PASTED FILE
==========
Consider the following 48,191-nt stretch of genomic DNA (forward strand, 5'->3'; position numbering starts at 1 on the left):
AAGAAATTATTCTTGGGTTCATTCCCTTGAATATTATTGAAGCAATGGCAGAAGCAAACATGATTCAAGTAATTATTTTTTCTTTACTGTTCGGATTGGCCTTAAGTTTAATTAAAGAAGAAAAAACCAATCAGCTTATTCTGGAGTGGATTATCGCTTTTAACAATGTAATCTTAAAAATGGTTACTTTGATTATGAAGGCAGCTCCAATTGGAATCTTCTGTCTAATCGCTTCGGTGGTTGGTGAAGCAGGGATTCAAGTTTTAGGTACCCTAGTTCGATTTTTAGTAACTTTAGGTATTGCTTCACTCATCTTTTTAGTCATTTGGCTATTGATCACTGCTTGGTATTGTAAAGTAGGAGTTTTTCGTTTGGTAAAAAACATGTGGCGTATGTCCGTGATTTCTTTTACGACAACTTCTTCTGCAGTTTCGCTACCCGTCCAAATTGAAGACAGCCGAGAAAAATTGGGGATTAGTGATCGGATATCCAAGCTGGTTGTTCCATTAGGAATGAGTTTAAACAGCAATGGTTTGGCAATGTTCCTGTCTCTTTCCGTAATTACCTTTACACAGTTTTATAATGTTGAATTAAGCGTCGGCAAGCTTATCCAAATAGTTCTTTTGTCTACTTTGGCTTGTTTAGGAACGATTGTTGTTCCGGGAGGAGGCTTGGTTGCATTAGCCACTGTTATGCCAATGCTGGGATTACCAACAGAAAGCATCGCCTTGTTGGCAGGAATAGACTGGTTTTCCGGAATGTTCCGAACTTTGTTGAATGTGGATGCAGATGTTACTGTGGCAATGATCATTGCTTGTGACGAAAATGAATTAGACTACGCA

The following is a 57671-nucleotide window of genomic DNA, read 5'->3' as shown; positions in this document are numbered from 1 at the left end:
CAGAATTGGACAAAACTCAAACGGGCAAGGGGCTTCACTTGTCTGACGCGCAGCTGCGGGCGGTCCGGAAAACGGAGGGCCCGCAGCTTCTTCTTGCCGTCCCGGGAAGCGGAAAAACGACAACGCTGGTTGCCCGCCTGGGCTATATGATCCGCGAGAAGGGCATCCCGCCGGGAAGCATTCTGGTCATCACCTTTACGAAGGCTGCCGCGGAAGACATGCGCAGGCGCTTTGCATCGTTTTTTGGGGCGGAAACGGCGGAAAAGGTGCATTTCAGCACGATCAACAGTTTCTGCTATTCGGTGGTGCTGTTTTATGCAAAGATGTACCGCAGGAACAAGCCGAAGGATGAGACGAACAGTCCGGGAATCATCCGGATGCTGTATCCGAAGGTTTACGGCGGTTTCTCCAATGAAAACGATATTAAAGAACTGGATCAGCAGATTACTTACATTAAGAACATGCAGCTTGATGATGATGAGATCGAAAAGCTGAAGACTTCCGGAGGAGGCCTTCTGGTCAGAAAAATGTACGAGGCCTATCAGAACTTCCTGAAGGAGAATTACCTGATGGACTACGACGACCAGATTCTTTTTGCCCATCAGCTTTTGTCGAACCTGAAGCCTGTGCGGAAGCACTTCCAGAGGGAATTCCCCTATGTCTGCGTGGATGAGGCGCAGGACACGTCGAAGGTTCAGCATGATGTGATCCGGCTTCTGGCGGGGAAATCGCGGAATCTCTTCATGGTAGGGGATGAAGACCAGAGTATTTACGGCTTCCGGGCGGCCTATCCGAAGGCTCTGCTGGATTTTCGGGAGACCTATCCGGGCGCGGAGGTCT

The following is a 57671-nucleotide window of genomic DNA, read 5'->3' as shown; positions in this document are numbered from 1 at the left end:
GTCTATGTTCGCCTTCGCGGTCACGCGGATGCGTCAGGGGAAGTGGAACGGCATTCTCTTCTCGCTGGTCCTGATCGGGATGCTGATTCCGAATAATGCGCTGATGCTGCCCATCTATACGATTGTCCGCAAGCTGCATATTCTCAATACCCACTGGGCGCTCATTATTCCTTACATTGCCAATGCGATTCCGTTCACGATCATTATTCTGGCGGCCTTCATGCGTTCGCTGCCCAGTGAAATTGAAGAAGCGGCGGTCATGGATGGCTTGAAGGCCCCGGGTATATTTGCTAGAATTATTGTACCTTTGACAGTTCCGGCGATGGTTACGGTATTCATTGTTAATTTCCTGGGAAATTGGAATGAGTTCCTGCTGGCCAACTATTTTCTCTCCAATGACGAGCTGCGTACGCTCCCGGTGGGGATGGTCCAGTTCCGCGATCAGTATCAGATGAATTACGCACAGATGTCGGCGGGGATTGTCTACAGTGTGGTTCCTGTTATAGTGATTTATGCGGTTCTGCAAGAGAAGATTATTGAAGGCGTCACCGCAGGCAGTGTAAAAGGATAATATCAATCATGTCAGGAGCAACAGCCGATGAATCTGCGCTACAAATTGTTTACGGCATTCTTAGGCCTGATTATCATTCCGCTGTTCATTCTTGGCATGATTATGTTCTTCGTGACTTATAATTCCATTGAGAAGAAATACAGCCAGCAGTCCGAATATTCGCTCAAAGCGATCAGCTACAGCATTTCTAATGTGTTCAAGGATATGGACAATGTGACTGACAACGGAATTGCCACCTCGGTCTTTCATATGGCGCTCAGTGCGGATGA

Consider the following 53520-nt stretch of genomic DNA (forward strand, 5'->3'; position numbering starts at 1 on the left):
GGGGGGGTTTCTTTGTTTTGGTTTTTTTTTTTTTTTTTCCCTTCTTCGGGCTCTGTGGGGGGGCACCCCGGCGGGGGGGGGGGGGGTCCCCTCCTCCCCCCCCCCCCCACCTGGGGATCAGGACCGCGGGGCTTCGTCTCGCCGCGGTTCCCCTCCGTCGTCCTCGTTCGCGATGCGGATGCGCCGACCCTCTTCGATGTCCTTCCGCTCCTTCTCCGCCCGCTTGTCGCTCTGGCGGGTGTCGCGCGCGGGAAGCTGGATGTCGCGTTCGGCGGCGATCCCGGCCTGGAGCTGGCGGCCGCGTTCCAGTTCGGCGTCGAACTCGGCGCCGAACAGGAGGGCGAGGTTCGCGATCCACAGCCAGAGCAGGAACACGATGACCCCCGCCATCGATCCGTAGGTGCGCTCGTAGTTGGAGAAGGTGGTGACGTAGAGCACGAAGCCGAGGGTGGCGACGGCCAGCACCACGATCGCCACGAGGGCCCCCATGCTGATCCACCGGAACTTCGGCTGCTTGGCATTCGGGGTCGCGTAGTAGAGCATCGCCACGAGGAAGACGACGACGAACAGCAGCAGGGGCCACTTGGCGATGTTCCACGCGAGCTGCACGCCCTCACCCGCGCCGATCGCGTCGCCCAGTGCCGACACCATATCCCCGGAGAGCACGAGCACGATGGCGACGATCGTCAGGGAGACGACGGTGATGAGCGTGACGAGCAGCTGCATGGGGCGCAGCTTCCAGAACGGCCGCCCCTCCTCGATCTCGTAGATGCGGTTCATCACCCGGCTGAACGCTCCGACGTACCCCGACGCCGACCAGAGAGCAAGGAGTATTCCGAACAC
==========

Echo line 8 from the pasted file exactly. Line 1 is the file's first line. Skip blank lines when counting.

GGGGGGGTTTCTTTGTTTTGGTTTTTTTTTTTTTTTTTCCCTTCTTCGGGCTCTGTGGGGGGGCACCCCGGCGGGGGGGGGGGGGGTCCCCTCCTCCCCCCCCCCCCCACCTGGGGATCAGGACCGCGGGGCTTCGTCTCGCCGCGGTTCCCCTCCGTCGTCCTCGTTCGCGATGCGGATGCGCCGACCCTCTTCGATGTCCTTCCGCTCCTTCTCCGCCCGCTTGTCGCTCTGGCGGGTGTCGCGCGCGGGAAGCTGGATGTCGCGTTCGGCGGCGATCCCGGCCTGGAGCTGGCGGCCGCGTTCCAGTTCGGCGTCGAACTCGGCGCCGAACAGGAGGGCGAGGTTCGCGATCCACAGCCAGAGCAGGAACACGATGACCCCCGCCATCGATCCGTAGGTGCGCTCGTAGTTGGAGAAGGTGGTGACGTAGAGCACGAAGCCGAGGGTGGCGACGGCCAGCACCACGATCGCCACGAGGGCCCCCATGCTGATCCACCGGAACTTCGGCTGCTTGGCATTCGGGGTCGCGTAGTAGAGCATCGCCACGAGGAAGACGACGACGAACAGCAGCAGGGGCCACTTGGCGATGTTCCACGCGAGCTGCACGCCCTCACCCGCGCCGATCGCGTCGCCCAGTGCCGACACCATATCCCCGGAGAGCACGAGCACGATGGCGACGATCGTCAGGGAGACGACGGTGATGAGCGTGACGAGCAGCTGCATGGGGCGCAGCTTCCAGAACGGCCGCCCCTCCTCGATCTCGTAGATGCGGTTCATCACCCGGCTGAACGCTCCGACGTACCCCGACGCCGACCAGAGAGCAAGGAGTATTCCGAACAC